As surprising as it might sound, through more than half a century of Seiko Prospex dive watches (the first one dating back to 1965), there’s never been a model with a mechanical GMT movement… Up until today, with the launch of a brand new series of watches. There have been dozens of mechanical dive watches, but the overall concept of the mechanical GMT x Dive watch has remained, for now, the exclusivity of the accessible Seiko 5 Sports Series. It’s time for something more technical and resilient to surface with the new Prospex 1968 Diver’s Modern Re-interpretation GMT SPB381, SPB383 and SPB385.
The association of a GMT function with dive watch capacities has long been one of our favourite typologies of watches. To sum it up, this combination of functions makes a great summer watch ready to dive and travel. Looking at Seiko’s portfolio, very few models have featured this combination. The only interpretation I could find of a Prospex Diver watch with a GMT complication was part of the high-end LX Line and was powered by a Spring Drive movement. Today, Seiko is filling a gap in its ever-growing Prospex range with its first mechanical GMT dive watch powered by a new movement.
The design of this new series of watches is familiar and is based on the brand’s emblematic 1968 dive watch, the reference 6159-7001. First reissued in a high-end, high-frequency watch – the SLA025 – the angular and robust look of this vintage watch has appeared in more regular collections on various occasions ever since. The latest iterations of these Prospex 1968 Diver’s Modern Re-interpretation models are the SLA055 and SLA057, yet again in the higher-end section of the brand’s portfolio. The closest models to the present GMT series are the relatively recent SPB185 and SPB187, sharing identical proportions and in the same price segment. Yet, Seiko has profoundly reworked the concept to make the new GMT Divers unique.
Design-wise, the link with the original 1968 watch is obvious. Solid shoulders, angular shapes, crown at 4 o’clock, wide bezel, strong lines all around the case and alternating polished accents with hairline finishing. According to the brand, the case has been redesigned to have shorter lugs and improved ergonomics, enhancing the comfort on the wrist. Externally, these new references SPB381, SPB383 and SPB385 are clearly diving-oriented models, with a 60-minute scale over a ceramic insert. They feature a screwed crown and caseback, are made of steel with super-hard coating, come with a domed sapphire crystal and are water-resistant to 200 metres. The case measures 42mm in diameter with a 12.9mm height – not thin, but still acceptable.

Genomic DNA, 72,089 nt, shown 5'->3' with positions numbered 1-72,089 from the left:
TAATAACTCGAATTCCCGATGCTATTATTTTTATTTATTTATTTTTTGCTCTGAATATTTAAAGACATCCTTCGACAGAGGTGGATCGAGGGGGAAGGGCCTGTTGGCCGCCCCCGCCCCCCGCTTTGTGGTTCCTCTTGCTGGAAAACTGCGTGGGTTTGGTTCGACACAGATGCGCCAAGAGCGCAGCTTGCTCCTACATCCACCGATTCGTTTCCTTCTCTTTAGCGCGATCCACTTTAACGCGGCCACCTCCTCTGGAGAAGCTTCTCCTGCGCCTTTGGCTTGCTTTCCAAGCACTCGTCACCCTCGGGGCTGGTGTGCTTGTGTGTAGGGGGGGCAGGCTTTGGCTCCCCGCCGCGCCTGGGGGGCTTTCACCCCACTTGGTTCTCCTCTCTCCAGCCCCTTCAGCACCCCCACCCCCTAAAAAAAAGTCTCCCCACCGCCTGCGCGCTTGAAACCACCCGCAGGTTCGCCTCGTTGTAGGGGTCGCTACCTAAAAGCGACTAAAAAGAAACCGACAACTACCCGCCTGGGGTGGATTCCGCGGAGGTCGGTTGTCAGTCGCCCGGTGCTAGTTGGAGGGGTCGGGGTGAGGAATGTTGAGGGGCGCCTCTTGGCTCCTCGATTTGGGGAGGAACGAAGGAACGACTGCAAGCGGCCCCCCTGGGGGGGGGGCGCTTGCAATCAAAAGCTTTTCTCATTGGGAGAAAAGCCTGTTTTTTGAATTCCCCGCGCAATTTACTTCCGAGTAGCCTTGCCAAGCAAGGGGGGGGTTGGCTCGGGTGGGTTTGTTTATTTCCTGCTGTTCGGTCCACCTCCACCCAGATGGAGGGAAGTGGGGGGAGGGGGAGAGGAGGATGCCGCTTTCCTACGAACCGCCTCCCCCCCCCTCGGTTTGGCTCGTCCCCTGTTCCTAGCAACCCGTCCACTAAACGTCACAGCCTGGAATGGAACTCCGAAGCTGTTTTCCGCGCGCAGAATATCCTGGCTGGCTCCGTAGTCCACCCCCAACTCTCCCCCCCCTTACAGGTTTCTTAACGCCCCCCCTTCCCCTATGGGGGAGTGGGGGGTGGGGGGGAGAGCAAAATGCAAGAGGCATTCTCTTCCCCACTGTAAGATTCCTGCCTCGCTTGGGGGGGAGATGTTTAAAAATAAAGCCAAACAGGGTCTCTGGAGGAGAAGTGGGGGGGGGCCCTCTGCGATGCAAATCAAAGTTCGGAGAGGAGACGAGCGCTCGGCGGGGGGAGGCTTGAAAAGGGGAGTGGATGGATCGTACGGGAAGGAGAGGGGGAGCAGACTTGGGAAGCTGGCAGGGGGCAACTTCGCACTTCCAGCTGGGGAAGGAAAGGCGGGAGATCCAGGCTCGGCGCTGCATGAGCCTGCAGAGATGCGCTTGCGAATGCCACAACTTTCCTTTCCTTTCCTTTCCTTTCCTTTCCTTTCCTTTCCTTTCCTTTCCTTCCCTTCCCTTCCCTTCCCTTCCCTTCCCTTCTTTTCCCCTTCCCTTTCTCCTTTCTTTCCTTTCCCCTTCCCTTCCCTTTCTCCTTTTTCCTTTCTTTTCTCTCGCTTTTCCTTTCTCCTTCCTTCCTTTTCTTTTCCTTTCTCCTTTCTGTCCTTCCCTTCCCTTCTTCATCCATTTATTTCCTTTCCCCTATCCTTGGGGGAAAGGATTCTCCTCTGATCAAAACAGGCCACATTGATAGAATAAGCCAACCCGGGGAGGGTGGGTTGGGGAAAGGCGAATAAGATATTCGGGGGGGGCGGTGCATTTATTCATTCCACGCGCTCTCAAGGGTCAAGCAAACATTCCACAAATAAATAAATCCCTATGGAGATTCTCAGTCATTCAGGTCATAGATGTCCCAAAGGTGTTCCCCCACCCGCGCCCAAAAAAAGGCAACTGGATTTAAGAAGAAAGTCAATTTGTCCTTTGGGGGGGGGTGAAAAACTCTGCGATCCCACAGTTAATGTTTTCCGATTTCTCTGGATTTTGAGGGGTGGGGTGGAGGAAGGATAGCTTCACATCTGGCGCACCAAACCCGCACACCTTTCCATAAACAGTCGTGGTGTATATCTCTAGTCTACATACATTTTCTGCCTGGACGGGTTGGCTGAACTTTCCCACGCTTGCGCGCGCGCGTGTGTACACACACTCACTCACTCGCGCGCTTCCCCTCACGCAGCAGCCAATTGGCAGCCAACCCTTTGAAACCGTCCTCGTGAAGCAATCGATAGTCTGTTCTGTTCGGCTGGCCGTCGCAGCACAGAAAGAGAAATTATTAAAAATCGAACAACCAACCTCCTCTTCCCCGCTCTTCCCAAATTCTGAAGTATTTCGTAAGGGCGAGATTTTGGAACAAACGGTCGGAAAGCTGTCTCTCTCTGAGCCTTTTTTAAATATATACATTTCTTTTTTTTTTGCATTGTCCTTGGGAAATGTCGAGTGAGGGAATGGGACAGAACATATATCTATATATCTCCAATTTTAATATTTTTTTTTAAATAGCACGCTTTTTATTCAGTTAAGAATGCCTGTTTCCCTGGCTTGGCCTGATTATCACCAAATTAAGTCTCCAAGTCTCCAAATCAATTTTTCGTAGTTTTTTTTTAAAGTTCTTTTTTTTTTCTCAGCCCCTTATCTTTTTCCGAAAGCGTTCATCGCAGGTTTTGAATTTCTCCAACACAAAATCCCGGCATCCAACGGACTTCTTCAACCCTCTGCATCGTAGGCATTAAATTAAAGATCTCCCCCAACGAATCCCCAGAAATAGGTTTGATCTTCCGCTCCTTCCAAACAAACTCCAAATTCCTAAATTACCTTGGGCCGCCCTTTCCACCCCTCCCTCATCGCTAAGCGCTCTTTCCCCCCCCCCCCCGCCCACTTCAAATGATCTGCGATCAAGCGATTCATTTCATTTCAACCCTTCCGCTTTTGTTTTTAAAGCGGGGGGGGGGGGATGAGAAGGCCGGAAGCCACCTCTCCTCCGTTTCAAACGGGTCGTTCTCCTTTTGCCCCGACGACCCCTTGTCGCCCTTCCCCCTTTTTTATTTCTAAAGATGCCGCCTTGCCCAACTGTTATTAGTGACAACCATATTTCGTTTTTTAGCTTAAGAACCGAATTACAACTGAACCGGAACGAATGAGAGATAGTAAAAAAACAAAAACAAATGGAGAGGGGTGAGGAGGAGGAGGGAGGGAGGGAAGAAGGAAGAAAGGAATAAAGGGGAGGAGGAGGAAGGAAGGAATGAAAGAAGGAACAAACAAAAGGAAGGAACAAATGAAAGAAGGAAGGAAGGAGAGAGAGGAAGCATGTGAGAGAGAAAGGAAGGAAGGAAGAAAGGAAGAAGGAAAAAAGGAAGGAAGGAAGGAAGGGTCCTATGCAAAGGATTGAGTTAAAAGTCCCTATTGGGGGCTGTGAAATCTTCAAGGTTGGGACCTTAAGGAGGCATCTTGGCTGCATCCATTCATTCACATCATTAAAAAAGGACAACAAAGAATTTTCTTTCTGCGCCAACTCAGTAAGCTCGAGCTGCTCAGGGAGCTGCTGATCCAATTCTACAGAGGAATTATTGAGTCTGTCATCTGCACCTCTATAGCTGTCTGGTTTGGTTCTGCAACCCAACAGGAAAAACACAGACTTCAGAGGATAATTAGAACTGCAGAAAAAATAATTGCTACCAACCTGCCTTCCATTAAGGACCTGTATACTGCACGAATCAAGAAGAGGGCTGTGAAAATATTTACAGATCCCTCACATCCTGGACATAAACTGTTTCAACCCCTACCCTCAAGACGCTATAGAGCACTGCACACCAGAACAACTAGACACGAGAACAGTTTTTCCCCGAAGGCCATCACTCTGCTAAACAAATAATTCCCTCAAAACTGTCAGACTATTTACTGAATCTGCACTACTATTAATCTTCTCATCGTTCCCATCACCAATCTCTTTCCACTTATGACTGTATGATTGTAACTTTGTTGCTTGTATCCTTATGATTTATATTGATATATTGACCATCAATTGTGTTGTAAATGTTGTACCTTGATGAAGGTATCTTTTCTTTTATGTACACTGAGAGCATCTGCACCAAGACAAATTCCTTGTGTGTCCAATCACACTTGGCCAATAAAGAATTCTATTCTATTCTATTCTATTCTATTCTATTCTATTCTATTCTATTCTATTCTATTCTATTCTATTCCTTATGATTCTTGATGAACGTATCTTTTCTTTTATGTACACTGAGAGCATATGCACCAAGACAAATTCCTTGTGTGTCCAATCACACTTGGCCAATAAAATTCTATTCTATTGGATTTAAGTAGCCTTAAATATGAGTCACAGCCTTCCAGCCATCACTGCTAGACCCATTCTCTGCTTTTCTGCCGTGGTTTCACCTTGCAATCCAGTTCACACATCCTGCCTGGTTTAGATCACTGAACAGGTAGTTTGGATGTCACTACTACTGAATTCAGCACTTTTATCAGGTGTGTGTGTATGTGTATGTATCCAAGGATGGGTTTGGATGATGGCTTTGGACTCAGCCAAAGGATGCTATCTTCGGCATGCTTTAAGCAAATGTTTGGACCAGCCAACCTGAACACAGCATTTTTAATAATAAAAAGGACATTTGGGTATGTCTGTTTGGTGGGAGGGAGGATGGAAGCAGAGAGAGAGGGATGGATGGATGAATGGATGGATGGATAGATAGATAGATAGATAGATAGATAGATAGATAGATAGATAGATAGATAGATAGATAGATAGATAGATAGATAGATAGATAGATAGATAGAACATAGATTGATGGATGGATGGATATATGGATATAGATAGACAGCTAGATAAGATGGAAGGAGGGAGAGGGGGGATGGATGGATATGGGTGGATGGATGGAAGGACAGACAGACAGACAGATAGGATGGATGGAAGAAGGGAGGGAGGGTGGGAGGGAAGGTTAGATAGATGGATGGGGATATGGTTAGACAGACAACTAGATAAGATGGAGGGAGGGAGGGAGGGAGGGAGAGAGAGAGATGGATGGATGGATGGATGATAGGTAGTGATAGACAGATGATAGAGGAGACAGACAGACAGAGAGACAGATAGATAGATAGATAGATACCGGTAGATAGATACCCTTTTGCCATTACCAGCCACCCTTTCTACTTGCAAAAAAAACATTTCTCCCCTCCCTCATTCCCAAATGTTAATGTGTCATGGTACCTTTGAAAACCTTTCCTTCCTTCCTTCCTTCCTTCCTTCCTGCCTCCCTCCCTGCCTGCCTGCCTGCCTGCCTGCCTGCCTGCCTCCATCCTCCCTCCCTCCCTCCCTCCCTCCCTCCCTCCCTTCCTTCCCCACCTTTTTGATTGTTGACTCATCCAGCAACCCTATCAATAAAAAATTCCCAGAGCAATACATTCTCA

The dial doesn’t betray the connection with the 1968 model either. The large applied markers and hands, all filled with LumiBrite, use the same design as the vintage model. What’s new is the integration of a central 24-hour GMT hand and a 24-hour scale on the inner flange – a solution that doesn’t afford the best legibility but allows it to retain the 60-minute diving scale. An important note is that these SPB381, SPB383 and SPB385 are office GMT watches since it’s the GMT hand that can be adjusted independently.
Inside the case is the new automatic calibre 6R54, which benefits from a comfortable power reserve, like all 6Rxx series movements. It beats at 3Hz and stores up to 72 hours of energy when fully wound. In addition to the time and GMT, it also displays the date. All three models are worn on a newly designed steel bracelet with super-hard coating, equipped with a folding clasp and a diver’s extension.
Seiko will release three editions of its first mechanical GMT dive watch. First are two watches that will be part of the permanent collection: the SPB381 with a green dial and a green ceramic bezel and the SPB383 with a black dial and a black ceramic bezel. Both have a yellow GMT hand. These will be available from June 2023 and priced at EUR 1,700.
In addition, Seiko is also releasing a new Save the Ocean limited edition, the reference SPB385. This model, which contributes to a greater understanding of the world’s oceans and their preservation, features a rather cool textured ice-blue dial inspired by the polar glaciers that shape the landscapes and seascapes of the Arctic and Antarctic. It features a black ceramic bezel and a dark blue GMT hand. It is worn on the same steel bracelet as the models above, and an additional strap made of recycled plastic bottles using a traditional Japanese braiding technique called Seichu is also included. This version is limited to 4,000 pieces and priced at EUR 1,900.